Shallow-Pan-fried Bolani

I am going through a phase…a bread-baking phase!

It appears like I am taking a break from all the crazy cake and cookie baking I’ve been doing for months now, only to substitute it with… you guessed it, bread! I recently chanced upon some stunning pictures of the Afghani Bolani on one of the blogs I am following, and the golden hue of the fried-bread (which is almost like our Alu-Paratha but made with maida instead of wheat flour and deep-fried) caused a disturbance in my mind. The kind that made me just get up and make that stuff in the hope of creating something similar-looking. The taste wasn’t something I was overly concerned about, you couldn’t possibly go wrong with a mildly flavored mashed-potato filling. Right?

Anyways, last friday, our months of working on the branding and interiors of a Bengali restaurant project was going to be put to test, the restaurant was opened for some trial runs. And although officially, we didn’t have any role to play in that day’s event, we wanted to see how our months of hard work was going to look that night. Dave wanted us to go out after that to celebrate with drinks and dinner. I convinced him that the one at home would be a lot more fun and tastier! I made Bolanis for dinner and instead of deep-frying them, just shallow-fried them on a non-stick pan with a few teaspoons of oil. I served these for dinner when Dave got home. After which we drove to the restaurant to see what it looked like. We were happy at how cozy, it looked in the night light. We got back home and had our own quiet-celebration as we opened our beers and clinked our bottles and drank to the success of our latest project.

I made the Bolanis again with some paneer-burji stuffing, they were divine and very filling.

You could either follow the recipe here for the deep-fried version or follow my slightly-modified one to make a shallow-fried Bolani.

Afghani Bolanis

What You Will Need

For the dough:

  • All-purpose flour – 3 and 1/2 cups
  • Salt – 1 teaspoon
  • Oil – 1 teaspoon
  • Water – 1 cup

Mix all the dry ingredients and adding small amounts of water, knead the dough into a ball. This will take approximately 10-15 minutes. Cover and set aside for an hour.

For the Potato Filling:

  • Potatoes (boiled and mashed)- 6-8 small ones
  • 1/2 of a small Onion – Chopped fine
  • Green-chillies – 2-3 (based on how much heat you can take) chopped fine
  • Salt to taste
  • Oil- 1 teaspoon
  • Some chopped mint and coriander
  • 1/2 teaspoon – Coriander seeds

Mix all the ingredients to make the potato filling.

For the Paneer Burji filling:

  • Paneer – 250 gms
  • Peas – 1/2 cup
  • Onion – 1 small one
  • Green chillies 1-2 chopped fine
  • Oil – 2 teaspoons
  • Tomatoes – 2 small ones chopped
  • Coriander – a handful
  • Garlic – A few pods
  • Ginger – a 1 inch piece
  • Cumin seeds – 1 teaspoon
  • Salt to taste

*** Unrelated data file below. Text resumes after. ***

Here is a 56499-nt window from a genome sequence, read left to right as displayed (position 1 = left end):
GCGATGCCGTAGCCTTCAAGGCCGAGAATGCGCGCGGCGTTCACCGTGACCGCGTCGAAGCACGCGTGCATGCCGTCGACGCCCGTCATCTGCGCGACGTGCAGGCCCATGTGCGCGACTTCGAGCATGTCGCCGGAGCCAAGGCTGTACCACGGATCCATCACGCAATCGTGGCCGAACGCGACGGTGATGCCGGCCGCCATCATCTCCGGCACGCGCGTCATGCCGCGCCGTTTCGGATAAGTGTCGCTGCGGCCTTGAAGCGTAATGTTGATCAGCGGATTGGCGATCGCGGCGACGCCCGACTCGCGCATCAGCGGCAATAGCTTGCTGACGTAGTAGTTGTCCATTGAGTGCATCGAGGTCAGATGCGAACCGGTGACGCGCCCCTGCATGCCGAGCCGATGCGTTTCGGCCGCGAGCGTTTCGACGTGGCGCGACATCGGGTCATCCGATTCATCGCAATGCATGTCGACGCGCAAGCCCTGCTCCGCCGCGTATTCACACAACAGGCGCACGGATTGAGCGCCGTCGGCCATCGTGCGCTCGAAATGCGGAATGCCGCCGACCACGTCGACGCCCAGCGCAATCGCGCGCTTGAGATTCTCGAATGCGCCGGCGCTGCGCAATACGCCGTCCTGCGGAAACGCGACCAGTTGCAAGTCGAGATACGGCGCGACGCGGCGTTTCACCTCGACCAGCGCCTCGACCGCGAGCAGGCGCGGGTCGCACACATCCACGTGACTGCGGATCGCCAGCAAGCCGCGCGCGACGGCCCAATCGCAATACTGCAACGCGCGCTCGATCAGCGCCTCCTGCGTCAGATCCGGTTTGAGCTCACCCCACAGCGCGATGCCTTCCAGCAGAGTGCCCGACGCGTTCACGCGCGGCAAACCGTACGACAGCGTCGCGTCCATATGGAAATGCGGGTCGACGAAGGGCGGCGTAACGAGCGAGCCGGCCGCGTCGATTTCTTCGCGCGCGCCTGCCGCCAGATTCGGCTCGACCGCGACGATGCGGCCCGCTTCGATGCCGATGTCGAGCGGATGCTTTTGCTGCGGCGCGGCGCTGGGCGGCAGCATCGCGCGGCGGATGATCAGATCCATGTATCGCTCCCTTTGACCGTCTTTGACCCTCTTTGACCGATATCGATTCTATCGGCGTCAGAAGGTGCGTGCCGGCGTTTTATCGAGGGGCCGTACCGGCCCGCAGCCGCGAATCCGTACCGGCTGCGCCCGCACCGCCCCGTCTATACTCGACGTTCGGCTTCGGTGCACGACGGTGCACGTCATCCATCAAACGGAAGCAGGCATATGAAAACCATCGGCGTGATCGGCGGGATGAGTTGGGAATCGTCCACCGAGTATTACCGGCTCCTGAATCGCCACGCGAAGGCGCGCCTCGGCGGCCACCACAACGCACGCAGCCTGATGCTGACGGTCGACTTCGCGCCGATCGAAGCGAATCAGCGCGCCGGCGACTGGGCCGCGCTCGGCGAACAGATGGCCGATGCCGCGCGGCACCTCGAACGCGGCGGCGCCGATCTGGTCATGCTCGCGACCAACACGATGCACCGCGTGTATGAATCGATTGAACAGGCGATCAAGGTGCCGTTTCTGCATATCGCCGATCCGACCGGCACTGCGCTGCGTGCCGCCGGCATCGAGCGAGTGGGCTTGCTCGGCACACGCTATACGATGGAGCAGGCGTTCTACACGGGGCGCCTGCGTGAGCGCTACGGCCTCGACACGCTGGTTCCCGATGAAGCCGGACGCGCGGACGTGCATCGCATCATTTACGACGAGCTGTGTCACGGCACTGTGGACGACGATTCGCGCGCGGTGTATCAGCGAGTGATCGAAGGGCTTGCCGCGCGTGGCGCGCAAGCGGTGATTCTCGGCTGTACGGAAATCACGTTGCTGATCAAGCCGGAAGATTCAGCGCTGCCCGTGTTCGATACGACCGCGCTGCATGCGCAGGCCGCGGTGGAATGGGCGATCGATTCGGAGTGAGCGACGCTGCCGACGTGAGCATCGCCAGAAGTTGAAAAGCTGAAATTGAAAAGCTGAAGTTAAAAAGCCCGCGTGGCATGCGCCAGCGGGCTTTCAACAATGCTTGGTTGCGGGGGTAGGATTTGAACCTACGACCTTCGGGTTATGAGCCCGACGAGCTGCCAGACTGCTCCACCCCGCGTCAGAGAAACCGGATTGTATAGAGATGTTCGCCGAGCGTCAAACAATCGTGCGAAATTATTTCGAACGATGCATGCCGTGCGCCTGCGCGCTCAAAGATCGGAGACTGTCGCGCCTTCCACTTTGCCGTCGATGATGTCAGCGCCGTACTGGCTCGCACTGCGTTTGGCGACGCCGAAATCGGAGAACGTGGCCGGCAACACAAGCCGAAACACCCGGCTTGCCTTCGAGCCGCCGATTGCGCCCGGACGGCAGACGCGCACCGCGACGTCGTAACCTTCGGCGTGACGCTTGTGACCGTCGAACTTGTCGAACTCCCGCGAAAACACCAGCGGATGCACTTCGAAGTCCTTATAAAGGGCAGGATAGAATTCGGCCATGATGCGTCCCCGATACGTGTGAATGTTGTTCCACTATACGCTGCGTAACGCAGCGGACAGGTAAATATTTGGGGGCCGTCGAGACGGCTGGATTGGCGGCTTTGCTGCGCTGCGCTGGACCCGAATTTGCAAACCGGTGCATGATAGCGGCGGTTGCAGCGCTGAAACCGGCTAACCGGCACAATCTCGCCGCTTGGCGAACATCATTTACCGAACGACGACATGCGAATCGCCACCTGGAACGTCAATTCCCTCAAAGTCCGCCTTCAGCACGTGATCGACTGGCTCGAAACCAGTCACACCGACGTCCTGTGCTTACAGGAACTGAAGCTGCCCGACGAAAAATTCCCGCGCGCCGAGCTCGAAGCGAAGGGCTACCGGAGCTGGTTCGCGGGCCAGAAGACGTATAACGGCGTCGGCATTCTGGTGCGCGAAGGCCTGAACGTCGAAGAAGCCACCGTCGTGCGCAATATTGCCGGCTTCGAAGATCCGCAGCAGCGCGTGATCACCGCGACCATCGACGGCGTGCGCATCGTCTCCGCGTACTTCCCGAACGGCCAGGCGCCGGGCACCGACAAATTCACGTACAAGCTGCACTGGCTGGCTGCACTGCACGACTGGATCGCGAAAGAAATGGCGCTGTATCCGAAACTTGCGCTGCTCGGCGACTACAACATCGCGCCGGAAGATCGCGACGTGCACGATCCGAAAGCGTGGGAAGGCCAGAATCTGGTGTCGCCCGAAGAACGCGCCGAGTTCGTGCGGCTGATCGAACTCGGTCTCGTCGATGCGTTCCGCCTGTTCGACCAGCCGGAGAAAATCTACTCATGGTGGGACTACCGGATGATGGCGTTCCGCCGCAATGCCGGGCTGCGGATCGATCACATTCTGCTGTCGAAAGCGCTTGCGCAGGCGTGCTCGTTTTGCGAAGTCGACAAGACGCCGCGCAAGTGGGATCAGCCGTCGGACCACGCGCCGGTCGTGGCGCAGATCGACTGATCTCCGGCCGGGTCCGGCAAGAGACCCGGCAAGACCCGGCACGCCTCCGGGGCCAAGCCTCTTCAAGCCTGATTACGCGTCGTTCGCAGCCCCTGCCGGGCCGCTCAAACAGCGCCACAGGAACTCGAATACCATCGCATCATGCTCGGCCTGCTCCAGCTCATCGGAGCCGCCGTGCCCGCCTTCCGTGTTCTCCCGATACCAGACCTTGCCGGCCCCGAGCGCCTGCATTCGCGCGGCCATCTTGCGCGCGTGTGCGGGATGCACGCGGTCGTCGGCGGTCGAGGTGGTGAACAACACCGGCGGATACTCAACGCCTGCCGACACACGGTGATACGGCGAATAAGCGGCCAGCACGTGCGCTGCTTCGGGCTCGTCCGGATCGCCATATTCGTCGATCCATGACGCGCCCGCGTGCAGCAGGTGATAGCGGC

• Lime – 1/2
  • Red chilli powder – 1/2 – 1 teaspoon
  • Cumin and Coriander Powder – 1/2 teaspoon each
  • Garam Masala Powder – 1 teaspoon

To make the Paneer Burji:

  1. Soak the paneer and peas separately in warm water for 10 minutes and drain.
  2. Crumble the paneer.
  3. Heat oil in a pan and add the cumin seeds and let them crackle.
  4. Add the chopped onions and chopped green chillies.
  5. Grate the small piece of ginger and add to the pan, add some crushed garlic and let the onion mix saute.
  6. After the onions are sauteed, add the chopped tomatoes.
  7. Add cumin and coriander powder, red chilli powder and let the tomatoes cook for 2-5 minutes.
  8. Add the peas and let them cook for a 5 minutes.
  9. Add the paneer, salt, garam masala and salt and mix well.
  10. Turn off the stove in 3 minutes and add the lime juice and coriander leaves.

To make the Bolanis:

  1. Sprinkle your cooking surface with some flour
  2. Take a small amount of dough and roll it out into a thin small circle
  3. Add some of the filling (either potato or paneer) on to half of the circle, leaving a 1-2 cm border on the outside.
  4. Fold the other side of the circle over the filled one and press together the borders to seal the Bolani
  5. Transfer to a hot non-stick pan or griddle and adding a few teaspoons of oil, cook till the both sides are sufficiently browned.
  6. You can serve the potato ones with tomato sauce or mint chutney, the paneer ones do not need any accompaniments
    Agghani Bolani - As golden as it gets on a pan

    Afghani Bolani – As golden as it gets on a pan

    All Done - Stuff into your face

  7. All Done – Stuff into your face

     

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4 thoughts on “Shallow-Pan-fried Bolani

  1. These look amazing!!!
    It is one of the biggest compliments to a blogger when others use their recipes and report back with success 🙂 I love that you took a spin on the traditional bolani and used your own filling. I love that you infused two distinct cuisines, Indian and Afghan, into one. Inghan or Afdian, anyone? 😉

    • Aww! You made my day with your comment :)! The pics of your Bolani were sooo compelling, that I had to make them. Mine were a tad disappointing to begin with, but I guess this is as close as I get to them.
      I like the sound of Inghan ;)!

    • Thank you Aiza! 🙂 It’s great to meet someone who has a similar take on food photography. I like the minimalist kind sans props and frills. Lots of natural light highlighting the color and texture of the food!

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